While it has raked in billions from prospective builders of refineries , Iledare insisted it was morally wrong on the part of government to make money from those who are willing to provide jobs and contribute meaningfully to the economic development of the country.
Expectations of new NNPC’s directors
Speaking with The Guardian, first President of Polymer Institute of Nigeria, Chief Kunle Ogunade, commended the reforms at the NNPC by Buhari, saying: “It is good we have technocrats who are experienced and are abreast with happenings in the oil and gas sector.
The new team should ensure the country’s refineries are running at maximum capacity to meet local demand for fuel. The gap can be filled with crude oil swap agreement so that the country will no longer pay subsidy on petroleum products. We don’t have any reason to continue to pay so much on subsidy.
“About 80 per cent of our various polymers are imported. We must pressurise our government to build more refineries to make these necessary materials available in the country.”
He also expects the revival of the country’s petrochemical plants in Warri and Kaduna, which he said, have been moribund for several years.
Ogunade noted that the petrochemical plants would be able to take care of the production of fertiliser and raw materials for the plastic manufacturing company. “Though, we have Eleme Petrochemical, it is not enough to products all the petro chemical products that the country currently imports.”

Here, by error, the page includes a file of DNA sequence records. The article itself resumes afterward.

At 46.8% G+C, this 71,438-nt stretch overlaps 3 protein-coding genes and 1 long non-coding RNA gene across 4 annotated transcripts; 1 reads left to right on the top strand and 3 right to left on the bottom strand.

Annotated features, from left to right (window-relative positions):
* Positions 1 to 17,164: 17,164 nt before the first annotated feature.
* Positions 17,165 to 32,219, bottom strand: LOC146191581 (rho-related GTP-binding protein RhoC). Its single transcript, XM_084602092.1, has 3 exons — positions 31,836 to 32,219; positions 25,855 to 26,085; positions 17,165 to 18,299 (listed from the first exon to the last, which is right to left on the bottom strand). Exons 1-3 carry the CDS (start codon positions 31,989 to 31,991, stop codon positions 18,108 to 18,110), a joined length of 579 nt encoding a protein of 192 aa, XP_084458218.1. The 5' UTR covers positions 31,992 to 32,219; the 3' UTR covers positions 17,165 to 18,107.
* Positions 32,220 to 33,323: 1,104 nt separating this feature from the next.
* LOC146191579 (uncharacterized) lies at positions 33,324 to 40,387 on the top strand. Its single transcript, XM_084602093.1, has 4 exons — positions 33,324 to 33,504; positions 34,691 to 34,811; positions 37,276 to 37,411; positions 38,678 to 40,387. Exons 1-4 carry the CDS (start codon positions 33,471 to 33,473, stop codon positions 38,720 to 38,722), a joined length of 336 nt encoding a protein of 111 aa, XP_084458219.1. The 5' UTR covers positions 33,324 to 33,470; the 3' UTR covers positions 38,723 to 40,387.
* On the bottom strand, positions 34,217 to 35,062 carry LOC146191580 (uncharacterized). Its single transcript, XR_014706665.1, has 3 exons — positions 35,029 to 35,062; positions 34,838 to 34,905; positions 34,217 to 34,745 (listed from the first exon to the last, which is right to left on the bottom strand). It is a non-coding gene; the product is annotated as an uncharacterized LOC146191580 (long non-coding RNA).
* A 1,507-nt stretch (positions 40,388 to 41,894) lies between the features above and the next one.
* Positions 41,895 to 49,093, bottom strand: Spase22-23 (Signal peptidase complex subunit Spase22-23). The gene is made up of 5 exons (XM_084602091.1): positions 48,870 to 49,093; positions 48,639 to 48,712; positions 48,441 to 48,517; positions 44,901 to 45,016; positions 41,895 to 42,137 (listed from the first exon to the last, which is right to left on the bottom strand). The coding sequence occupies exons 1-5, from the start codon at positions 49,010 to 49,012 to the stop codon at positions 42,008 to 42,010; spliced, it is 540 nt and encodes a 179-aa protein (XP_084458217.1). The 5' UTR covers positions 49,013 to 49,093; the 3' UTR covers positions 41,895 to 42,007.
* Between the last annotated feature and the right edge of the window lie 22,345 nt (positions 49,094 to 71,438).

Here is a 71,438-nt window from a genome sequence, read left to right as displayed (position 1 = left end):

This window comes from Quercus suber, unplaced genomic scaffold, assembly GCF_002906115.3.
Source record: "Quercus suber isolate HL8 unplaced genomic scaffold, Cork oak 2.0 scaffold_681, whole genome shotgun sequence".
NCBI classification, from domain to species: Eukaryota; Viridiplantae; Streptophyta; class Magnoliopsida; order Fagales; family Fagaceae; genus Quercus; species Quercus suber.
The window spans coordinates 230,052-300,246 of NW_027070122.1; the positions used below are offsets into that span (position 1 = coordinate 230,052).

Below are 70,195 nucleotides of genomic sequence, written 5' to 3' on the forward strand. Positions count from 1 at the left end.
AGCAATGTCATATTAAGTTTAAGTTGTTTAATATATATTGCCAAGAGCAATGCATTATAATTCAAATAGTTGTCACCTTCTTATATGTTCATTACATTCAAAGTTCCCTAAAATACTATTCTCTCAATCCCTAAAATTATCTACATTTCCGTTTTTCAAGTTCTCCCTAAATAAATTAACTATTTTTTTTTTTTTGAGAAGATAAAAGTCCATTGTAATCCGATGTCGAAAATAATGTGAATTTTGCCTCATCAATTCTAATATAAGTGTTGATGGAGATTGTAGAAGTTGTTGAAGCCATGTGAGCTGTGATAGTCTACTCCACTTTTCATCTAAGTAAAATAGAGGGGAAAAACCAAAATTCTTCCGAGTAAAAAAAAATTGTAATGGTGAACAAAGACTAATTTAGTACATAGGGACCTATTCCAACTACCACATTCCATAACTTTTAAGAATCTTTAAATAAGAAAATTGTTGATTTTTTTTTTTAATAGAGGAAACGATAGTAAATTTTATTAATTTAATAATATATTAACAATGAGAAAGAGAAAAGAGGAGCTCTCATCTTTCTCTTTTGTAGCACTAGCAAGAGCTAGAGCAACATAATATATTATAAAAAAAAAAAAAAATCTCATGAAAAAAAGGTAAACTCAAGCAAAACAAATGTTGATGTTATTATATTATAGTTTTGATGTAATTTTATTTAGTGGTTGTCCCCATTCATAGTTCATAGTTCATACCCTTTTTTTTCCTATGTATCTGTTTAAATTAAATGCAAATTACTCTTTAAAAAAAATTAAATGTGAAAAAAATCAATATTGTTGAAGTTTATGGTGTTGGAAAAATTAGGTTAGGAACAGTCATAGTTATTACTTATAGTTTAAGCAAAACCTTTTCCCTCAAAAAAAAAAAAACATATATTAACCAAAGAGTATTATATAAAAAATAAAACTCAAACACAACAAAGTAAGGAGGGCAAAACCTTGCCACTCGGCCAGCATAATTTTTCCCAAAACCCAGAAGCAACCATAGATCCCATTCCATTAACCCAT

He stated: “We need at least 10 petro chemical plants in the country for various polymer products.
At present, Indorama is limited in some areas. There are many polymer materials that are imported into the country, which should have been produced in Nigeria. The foam industry depends on imported polymer products , as do pet bottle and companies There is need to have a petrochemical plant for TDI . These products can also be used by the pet bottling companies. You can imagine the amount of table water that is being produced in the country.
“There is need for Polyvinyl Chloride (PVC) manufacturing plant as the products have huge market in the country. Pressure pipes, waste pipes and many other pipes are made from PVC. We can go on and on. Polymer products are also required in the textile industry”.
He also stressed the need for the new management team to curtail the activities of crude oil smugglers and thieves and work towards increasing the country’s reserves, which are at present in decline due to the low investment in the sector.
Also, Director-General of the Lagos Chamber of Commerce and Industry (LCCI), Muda Yusuf, stressed the need for transparency in the management of the country’s oil and gas resources.
He stated: The NNPC is a strategic institution but has been a platform for leakages. He should know that the economy significantly relies on the oil and gas industry, and for the economy and people of Nigeria to have full value of that sector; whosoever is in charge must be relevantly sincere and ready to support economic growth.
The new heads at the NNPC are expected to face series of challenges, which include pipeline vandalism, improved Joint Venture funding.
Pipeline vandalism had reached an alarming magnitude, since the late 1990’s as the NNPC witnessed between 450 and 1,000 cases of vandalism annually. The high rate of vandalism had obstructed the supply and distribution of petroleum products (both crude and refined) during the period in review.